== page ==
Fleming, Francis & Associates, Burl Kenneth Flemming, Alma Jean Flemming, David Frances, Betty L. Frances, c/o Mr. David L. Francis, Larry Peak, James R. McCracken, Max R. Schmidt, Alice V. Schmidt, Delores Randall, Hambry Brothers Concrete, Inc., Richard Link, Ray W. Welsh, Wendy C. Welsh, Bobby L. Tuttle, Thomas T. Archer, Martha C. Archer, Ted D. Fuller, Nancy K. Fuller, Danny Edwards, Sandra Edwards, Edwin T. Yarborough, Suzanne C. Yarborough, Epworth Children's Home, Dr. A. W. Macklin, James A. Pierce, III, c/o Marietta Pallet Company, E. Wayne Harper, Brabston B. Harper, John G. Hansen, Richard V. Adams, James H. Kirk, Agnes C. Kirk, W. James Dubose, Henry Voznick, Jean H. Voznick, Thomas F. Conn, Madeline Conn, Arlon O. Jones, Charles E. Ramsey, John M. McCoy, Gerald L. Fowler, William R. McAdams, Jerry E. Moats, Fowler Moats, Inc., Chester F. D'Agostina, Janis R. D'Agostina, Wall-Johnson, Leon W. Wall, Joyce B. Wall, A. Gray Johnson, Jo Ann R. Johnson, Jerry McKee, Donna McKee, James E. Messick, Jr., Jean M. Messick, Arnold M. Schwartz, Janice M. Schwartz, Jing Ming Liu, Ellie Y. Lao, Warren Heiser, Mary Ann Heiser, Earl R. Betts, Jr., Carol A. Betts, John R. Stass, Barbara J. Stass, Hardiena J. Smith as personal representative of William B. Smith,
Jack M. Ladford, Ila L. Carver, Walter W. Little, Doris H. Russ, Kenneth F. Spainhour, Carolina A. Spainhour, John R. Spies, Alice L. Spies, Randall David Torcasi, Robert Q. Yeckley, Carl S. Sigmon, Louie O. Lavender, Jr., Noble Vaughn, Jr., Cornelia L. Vaughn, Larry D. Procter, Kara P. Proctor, Roy L. Lynam, Donna M. Lynam, Jeffrey Huber, Deborah J. Huber, Emmett Floyd, Kathy Floyd, James Russell Millner, Donald C. Winterich, Richard R. Steinke, Lewis B. Keener, LaFayette F. Decker, Cecelia M. Decker, Anthony L. Buoniconti, Margaret A. Buoniconti, Calvin L. Palmer, Jr., Rosie B. Palmer, Duane Knight, Sharon G. Knight, W. Glenn Jenkins, Charm House Design, Stephen L. Nader, William O. Reeside, Jane S. Reeside, Michael Ray, Cynthia N. Ray, Don A. Ray, Eleanor J. Ray, Cranston Blanks, Jr., Margaret L. Blanks, J. R. Gibbons, Gladys Gibbons, R. M. Glasscox, Cheryl Glasscox, Haracio P. and Martha A. Moreno-Compos, Gerald V. Hull, Emma J. Hull, James B. Davenport, Carolina Land Company, George E. Wells, Robert W. Braam, Maurice W. Brady, Ronald Bittles, Florence Bittles, David Whitley, Michael G. Carovillano, Judith A. Carovillano, John Petrozzi, Thomas F. Murtha, Dorothy A. Murtha, John F. Quinn, Jane H. Quinn, Presbyterian College, c/o Bailey Bank, George W. Wilson,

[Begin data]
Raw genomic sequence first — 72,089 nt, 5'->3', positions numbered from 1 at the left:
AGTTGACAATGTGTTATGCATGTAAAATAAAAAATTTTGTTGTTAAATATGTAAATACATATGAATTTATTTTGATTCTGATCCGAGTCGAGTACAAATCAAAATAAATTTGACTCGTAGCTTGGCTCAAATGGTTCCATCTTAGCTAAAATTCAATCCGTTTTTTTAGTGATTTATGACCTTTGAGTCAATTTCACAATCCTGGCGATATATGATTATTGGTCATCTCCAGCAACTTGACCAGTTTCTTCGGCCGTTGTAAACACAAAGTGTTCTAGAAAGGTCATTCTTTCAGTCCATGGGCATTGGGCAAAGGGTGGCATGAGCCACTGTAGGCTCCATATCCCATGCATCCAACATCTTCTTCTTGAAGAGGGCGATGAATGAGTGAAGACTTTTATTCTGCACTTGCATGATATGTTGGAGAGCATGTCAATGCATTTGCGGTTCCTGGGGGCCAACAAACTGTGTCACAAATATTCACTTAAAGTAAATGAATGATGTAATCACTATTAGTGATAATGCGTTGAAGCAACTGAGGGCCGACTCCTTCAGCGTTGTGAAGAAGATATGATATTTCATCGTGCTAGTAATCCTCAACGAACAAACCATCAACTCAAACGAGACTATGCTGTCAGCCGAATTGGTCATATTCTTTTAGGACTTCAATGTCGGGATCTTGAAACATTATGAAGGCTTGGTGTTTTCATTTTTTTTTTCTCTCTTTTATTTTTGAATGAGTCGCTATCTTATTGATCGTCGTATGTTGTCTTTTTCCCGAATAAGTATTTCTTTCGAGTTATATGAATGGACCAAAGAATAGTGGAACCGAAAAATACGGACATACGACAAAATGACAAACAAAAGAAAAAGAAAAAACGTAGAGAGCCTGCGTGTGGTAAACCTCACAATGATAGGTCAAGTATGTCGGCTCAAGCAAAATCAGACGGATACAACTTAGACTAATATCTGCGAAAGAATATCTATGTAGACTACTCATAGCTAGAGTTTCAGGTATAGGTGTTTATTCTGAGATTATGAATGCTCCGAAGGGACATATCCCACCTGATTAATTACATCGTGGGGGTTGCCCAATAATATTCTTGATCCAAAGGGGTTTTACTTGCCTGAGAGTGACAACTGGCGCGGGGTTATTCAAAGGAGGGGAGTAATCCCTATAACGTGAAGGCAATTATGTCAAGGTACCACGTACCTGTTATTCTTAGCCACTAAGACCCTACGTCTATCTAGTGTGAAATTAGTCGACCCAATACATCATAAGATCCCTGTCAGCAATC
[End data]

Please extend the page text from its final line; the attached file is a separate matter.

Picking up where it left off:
Mark Wilson, Donald M. Bryant, Sandra B. Bryant, Jack Holsclaw, Mary H. Clarke, Valerie H. McRary, Gene S. Clarke, Thomas B. McRary, c/o Skyland Furniture Shoppe, Gerald W. Edmonds, Doris A. Edmonds, Jack S. Brown, Talma L. Brown, David T. McLaughlin, Carol H. McLaughlin, Harry Whitener, Eva S. Whitener, William J. Brennan, Gracia B. J. Brennan, Jerry R. Sutherland, Jo Ann Sutherland, L. D. Austin Company, Randolph Jones, Frances Jones, Seigfried Abrahams, Harold Langenderfer, Joan M. Langenderfer, Delbert L. and Marianne C. Wolcott, William B. Seddinger, William Harnett, W. Nelson Lewis, Barbara Craven; Helen, Gene, Laurie and Teresia Maye, R. A. Elmore, III, Judy A. Elmore, Rodney Thompson, Mark Cosgrove, Evelyn Cosgrove, Robert Brown, Danny G. Turner, Elaine M. Turner, Harry Anedisian, Louis I. Anedisian, Ferrel G. Camp, Joyce A. Camp, Ruth Fridinger, Stephen C. Cesar, Bonnie L. Cesar, John C. Sanders, Ann Marie Sanders, John R. McClure, Rebecca D. McClure, Jay Elliott Gordon, Faye H. Gordon, Gene S. Edmonds, Helen E. Edmonds, F. Bruce Pearch, Florence Pearch, Carl Spahn, Jr., Debra A. Spahn, Ralph J. DeFillips, Dorothy J. Phillips, Mary R. Trogdon, Linda S. Toleno, Sally Davis, Stanley L. Smith, Doris H. Smith, Gerald W. Krimminger, Joyce A. Krimminger, Anthony P. Sapienza, Anne M. Sapienza, Daniel P. Mageras, Janet A. Mageras, Earl Downing, Sharon B. Downing, Robert V. Steele, Lori Steele, B. L. Sizemore, D. Ann Sizemore, Roger W. Huffman, Patricia W. Huffman, John W. O'Connor, James W. McMaster, Lana McMaster, Thomas L. Herb, Joy V. Herb, James W. McArthur, Theodore M. Cooley, Ralph W. Pope, Wallace H. Burgess, Gordon McCoy, Mary J. McCoy, John F. Barna, John Capito, Jr., Margaret B. Capito, Harry W. Wayne, David A. Dunlap, Elizabeth Stover, Americo R. Caggiano, Viola Catherine Caggiano, W. B. Seddinger, Reggie K. Safrit, Lori Anne Boyle, Linda Boyle, Fredrick J. Saleeby, Reid S. Saleeby, John G. Underwood, Jr., M/M Edward Gregory, Johnny T. Gregory, Randy S. Hammett, DPS Investment, Francis Feltham, Thomas and Eunice Kirby, Joseph Jengehino, Maryann J. Jengehino, Allan Warrington, Greenville Progressive Womens Investment Club, Robert A. Jackson, Richard Arvonio, Cherry Grove Sales, Inc., Frederick S. Carter and Patsy S. Carter, Respondents,